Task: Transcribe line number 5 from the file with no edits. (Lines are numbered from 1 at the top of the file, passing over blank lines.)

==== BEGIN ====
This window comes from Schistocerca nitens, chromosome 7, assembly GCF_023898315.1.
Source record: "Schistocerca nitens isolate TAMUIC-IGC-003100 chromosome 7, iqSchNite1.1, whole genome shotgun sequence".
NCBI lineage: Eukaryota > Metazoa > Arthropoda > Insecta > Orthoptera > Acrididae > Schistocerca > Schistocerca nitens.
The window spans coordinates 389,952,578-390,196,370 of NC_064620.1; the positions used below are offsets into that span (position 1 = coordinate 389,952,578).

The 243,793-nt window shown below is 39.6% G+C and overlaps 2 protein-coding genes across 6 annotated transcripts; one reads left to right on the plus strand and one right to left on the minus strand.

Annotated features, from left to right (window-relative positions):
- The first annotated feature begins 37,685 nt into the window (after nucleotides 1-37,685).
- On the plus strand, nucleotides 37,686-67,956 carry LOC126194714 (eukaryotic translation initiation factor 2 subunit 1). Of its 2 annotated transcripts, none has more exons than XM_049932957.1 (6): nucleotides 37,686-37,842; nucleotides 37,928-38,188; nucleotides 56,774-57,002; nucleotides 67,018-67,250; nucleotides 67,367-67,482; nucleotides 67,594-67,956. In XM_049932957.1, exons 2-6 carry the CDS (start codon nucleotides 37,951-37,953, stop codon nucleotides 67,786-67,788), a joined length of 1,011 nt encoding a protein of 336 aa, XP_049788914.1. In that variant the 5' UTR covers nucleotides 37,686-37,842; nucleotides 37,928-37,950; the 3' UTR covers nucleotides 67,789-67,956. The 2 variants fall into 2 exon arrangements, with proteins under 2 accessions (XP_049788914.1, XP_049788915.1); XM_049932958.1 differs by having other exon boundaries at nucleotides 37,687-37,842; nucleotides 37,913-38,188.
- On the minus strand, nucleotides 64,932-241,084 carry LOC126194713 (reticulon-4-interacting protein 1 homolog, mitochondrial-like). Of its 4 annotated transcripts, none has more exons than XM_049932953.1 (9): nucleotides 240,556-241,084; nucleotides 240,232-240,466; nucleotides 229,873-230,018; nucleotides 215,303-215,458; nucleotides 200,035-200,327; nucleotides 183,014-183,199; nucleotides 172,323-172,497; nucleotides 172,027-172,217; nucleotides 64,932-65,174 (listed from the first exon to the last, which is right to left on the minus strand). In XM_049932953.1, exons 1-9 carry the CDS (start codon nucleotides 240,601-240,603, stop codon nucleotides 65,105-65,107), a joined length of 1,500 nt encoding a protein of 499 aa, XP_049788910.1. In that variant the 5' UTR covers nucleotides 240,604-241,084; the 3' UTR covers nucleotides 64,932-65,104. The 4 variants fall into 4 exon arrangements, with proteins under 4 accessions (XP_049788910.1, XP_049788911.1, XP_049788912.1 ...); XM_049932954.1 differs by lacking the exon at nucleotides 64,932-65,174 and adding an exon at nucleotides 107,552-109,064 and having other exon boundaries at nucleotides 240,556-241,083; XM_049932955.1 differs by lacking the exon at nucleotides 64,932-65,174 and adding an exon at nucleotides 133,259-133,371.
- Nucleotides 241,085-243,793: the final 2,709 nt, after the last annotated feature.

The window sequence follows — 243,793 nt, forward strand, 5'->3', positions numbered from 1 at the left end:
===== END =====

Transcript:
The 243,793-nt window shown below is 39.6% G+C and overlaps 2 protein-coding genes across 6 annotated transcripts; one reads left to right on the plus strand and one right to left on the minus strand.